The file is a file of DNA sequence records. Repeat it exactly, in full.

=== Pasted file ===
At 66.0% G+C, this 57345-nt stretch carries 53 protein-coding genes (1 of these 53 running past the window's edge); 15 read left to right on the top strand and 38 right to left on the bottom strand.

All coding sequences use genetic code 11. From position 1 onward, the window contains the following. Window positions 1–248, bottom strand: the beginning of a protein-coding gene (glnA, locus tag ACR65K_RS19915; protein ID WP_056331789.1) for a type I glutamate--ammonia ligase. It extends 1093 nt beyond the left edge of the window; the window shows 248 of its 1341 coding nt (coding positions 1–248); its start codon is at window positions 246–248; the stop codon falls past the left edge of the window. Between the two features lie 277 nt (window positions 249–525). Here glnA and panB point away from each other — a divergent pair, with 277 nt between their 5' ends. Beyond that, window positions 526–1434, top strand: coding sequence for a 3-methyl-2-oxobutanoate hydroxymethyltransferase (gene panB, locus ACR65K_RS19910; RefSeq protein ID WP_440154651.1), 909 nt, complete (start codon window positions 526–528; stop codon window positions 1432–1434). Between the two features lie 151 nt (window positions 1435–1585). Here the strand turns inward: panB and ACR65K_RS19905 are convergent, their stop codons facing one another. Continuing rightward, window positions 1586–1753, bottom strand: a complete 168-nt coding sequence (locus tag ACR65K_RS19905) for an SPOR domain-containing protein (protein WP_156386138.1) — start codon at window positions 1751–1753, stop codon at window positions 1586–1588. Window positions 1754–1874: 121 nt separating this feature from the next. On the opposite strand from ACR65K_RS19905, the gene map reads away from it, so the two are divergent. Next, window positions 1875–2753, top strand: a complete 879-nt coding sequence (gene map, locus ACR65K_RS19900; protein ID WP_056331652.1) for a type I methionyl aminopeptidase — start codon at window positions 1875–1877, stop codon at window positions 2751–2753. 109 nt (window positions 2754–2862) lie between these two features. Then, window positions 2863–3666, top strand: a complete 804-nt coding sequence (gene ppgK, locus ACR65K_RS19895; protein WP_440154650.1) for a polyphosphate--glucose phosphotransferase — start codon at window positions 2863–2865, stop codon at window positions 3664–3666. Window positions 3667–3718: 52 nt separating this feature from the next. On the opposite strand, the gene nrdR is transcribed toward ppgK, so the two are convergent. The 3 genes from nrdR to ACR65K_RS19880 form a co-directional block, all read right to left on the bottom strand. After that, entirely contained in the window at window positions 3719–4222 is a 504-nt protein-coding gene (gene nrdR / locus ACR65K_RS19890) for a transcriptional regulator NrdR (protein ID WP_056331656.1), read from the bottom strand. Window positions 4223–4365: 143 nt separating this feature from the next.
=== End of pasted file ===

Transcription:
At 66.0% G+C, this 57345-nt stretch carries 53 protein-coding genes (1 of these 53 running past the window's edge); 15 read left to right on the top strand and 38 right to left on the bottom strand.

All coding sequences use genetic code 11. From position 1 onward, the window contains the following. Window positions 1–248, bottom strand: the beginning of a protein-coding gene (glnA, locus tag ACR65K_RS19915; protein ID WP_056331789.1) for a type I glutamate--ammonia ligase. It extends 1093 nt beyond the left edge of the window; the window shows 248 of its 1341 coding nt (coding positions 1–248); its start codon is at window positions 246–248; the stop codon falls past the left edge of the window. Between the two features lie 277 nt (window positions 249–525). Here glnA and panB point away from each other — a divergent pair, with 277 nt between their 5' ends. Beyond that, window positions 526–1434, top strand: coding sequence for a 3-methyl-2-oxobutanoate hydroxymethyltransferase (gene panB, locus ACR65K_RS19910; RefSeq protein ID WP_440154651.1), 909 nt, complete (start codon window positions 526–528; stop codon window positions 1432–1434). Between the two features lie 151 nt (window positions 1435–1585). Here the strand turns inward: panB and ACR65K_RS19905 are convergent, their stop codons facing one another. Continuing rightward, window positions 1586–1753, bottom strand: a complete 168-nt coding sequence (locus tag ACR65K_RS19905) for an SPOR domain-containing protein (protein WP_156386138.1) — start codon at window positions 1751–1753, stop codon at window positions 1586–1588. Window positions 1754–1874: 121 nt separating this feature from the next. On the opposite strand from ACR65K_RS19905, the gene map reads away from it, so the two are divergent. Next, window positions 1875–2753, top strand: a complete 879-nt coding sequence (gene map, locus ACR65K_RS19900; protein ID WP_056331652.1) for a type I methionyl aminopeptidase — start codon at window positions 1875–1877, stop codon at window positions 2751–2753. 109 nt (window positions 2754–2862) lie between these two features. Then, window positions 2863–3666, top strand: a complete 804-nt coding sequence (gene ppgK, locus ACR65K_RS19895; protein WP_440154650.1) for a polyphosphate--glucose phosphotransferase — start codon at window positions 2863–2865, stop codon at window positions 3664–3666. Window positions 3667–3718: 52 nt separating this feature from the next. On the opposite strand, the gene nrdR is transcribed toward ppgK, so the two are convergent. The 3 genes from nrdR to ACR65K_RS19880 form a co-directional block, all read right to left on the bottom strand. After that, entirely contained in the window at window positions 3719–4222 is a 504-nt protein-coding gene (gene nrdR / locus ACR65K_RS19890) for a transcriptional regulator NrdR (protein ID WP_056331656.1), read from the bottom strand. Window positions 4223–4365: 143 nt separating this feature from the next.